How to bring fresh ways of innovation in a traditional sector like bakery? Successful new product development often happens by incremental innovation. In fact 95% of new products fail (source: Masschallenge.org), and incremental innovation allows to innovate without excessive risk. Such an incremental innovation strategy in a traditional sector like bakery has 3 goals.
- It allows to grow sales and profits of existing products by slightly modifying functionality.
- It allows to strengthen the company’s current position and ensure it is future-proof.
- Incremental innovation offers efficiency gains, helping to stabilize existing business.
Why innovating in baked goods matters
The Gen-Z Factor
Bread and sweet goods are hot. Bread consistently scores well with Generation Z, already before the pandemic. Young consumers enjoy baked items throughout the day, especially for breakfast. ABA (the Amercian Baker’s Association) and GenHQ (The Center for Generational Kinetics) surveyed more than 1800 millennials in 2019 and found that 75% had bought bread within the past few days and 60% had bought sweet goods in the past week (Source: Bakery & Snacks).
Less is More
Less is more, not only in terms of portion sizes, but also in terms of retail choices. If we look at portion sizes, Gen Z loves bread and sweet baked goods more than we think, but they would like to see smaller portions and less waste. Freshness is key.
If we look at retail choices, we see that the Covid-crisis has pushed some items off the supermarket shelves. “We all did great with less,” said John Ross, CEO of IGA (Independent Grocery Retailers) in July 2020, “so now is the time to think about how we move forward.” During the pandemic, consumers had the reflex to rely on trusted brands. The retail trend went to selling fewer SKUs, while still offering shoppers enough choice. Line extensions of trusted brands clearly have a step ahead here.
How Repurposing can be the Guiding Principle
Repurposing the format
There are so many creative ways to give a new spin to existing products. A fun way is to rethink an existing successful product into a new format. Think about turning the legendary and luscious German black forest cake into a cookie: tart sour cherries combined with delicate dark chocolate bitterness in a cookie that is crunchy on the outside and soft on the inside (Source: Taura Destinations Campaign – Visit Germany). Or how about bringing the atmosphere of French Orangette to a chocolate muffin: turning a classic chocolate candy into a cake is fun yet trusted.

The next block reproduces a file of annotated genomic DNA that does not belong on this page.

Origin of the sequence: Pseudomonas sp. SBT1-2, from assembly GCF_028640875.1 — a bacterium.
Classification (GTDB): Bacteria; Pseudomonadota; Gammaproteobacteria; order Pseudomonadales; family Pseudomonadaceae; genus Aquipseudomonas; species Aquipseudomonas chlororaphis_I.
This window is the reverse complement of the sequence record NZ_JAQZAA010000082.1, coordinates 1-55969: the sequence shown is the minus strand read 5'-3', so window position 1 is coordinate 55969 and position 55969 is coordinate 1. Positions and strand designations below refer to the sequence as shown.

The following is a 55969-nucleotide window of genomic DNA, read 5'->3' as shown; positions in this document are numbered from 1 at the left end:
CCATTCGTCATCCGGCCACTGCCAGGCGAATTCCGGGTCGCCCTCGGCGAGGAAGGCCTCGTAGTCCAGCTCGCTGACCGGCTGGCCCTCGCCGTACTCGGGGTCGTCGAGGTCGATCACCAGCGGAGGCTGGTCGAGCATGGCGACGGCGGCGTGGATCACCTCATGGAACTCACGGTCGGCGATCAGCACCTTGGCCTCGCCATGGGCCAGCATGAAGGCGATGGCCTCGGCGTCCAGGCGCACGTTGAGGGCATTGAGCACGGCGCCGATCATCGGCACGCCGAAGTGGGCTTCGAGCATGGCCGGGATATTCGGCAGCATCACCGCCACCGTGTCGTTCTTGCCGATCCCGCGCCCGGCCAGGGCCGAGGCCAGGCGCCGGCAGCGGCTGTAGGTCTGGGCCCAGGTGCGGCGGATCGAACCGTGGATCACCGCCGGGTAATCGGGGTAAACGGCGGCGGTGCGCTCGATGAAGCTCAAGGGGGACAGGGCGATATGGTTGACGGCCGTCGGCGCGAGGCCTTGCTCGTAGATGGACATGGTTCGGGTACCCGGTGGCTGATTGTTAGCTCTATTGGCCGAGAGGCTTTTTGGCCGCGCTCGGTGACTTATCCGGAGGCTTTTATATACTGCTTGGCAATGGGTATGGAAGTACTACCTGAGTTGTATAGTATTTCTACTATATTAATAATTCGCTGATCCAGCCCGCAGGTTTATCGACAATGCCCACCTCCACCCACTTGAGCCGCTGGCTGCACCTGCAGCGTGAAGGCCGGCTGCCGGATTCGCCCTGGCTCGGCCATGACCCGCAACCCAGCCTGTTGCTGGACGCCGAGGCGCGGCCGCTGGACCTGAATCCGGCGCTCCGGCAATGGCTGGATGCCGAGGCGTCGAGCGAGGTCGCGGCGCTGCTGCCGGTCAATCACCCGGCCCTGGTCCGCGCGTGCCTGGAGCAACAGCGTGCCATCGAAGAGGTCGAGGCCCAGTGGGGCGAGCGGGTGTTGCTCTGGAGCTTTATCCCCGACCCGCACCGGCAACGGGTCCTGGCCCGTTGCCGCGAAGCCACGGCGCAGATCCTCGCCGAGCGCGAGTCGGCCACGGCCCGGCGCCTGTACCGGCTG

Repurposing classic flavours with a new twist
Pairing a classic familiar flavour with an exciting new one is a smart way to innovate. An example, spicy notes have been on the rise for a while. A familiar flavour like cherry can be paired with chili, and when dosed well, it brings refined flavour and excitement in a cookie, a cracker or in bread.
Repurposing eating moments
Occasions are changing and with them, also flavour choices. Innova Research found that indulgent choices are no longer reserved for desserts and treats, but also are rising in the breakfast segment (Source: Food Ingredients First ). Innova researchers found that the pandemic has increased consumers’ desire for comfort food, resulting in a rise in indulgent flavours. The same trend is confirmed by Mintel, in their Cookies for Breakfast Report of January 2021: familiarity is a significant factor in consumer decision-making, so brands that can successfully bring the image of trusted products to a new category will be rewarded.
Brown flavours, cake, cookie and waffle flavours are crossing over to cereal and bars. How about a caramel inclusion in a mini loaf, or a sweet slice of brioche with mixed berries or dulce de leche? Another good example are Oreo O’s: bringing the childlike spirit of the iconic cookie to the adult cereal aisle.
Bakery brands are in an excellent position to innovate in the post-pandemic era. With the renewed interest in home baking and in indulgent treats, the context is beneficial for new launches. Even if shelf space in retail becomes more limited and if the trend goes towards less SKU’s, trusted brands are in a good position to innovate, by flipping innovation: repurposing formats, flavours and eating moments are the way to go.
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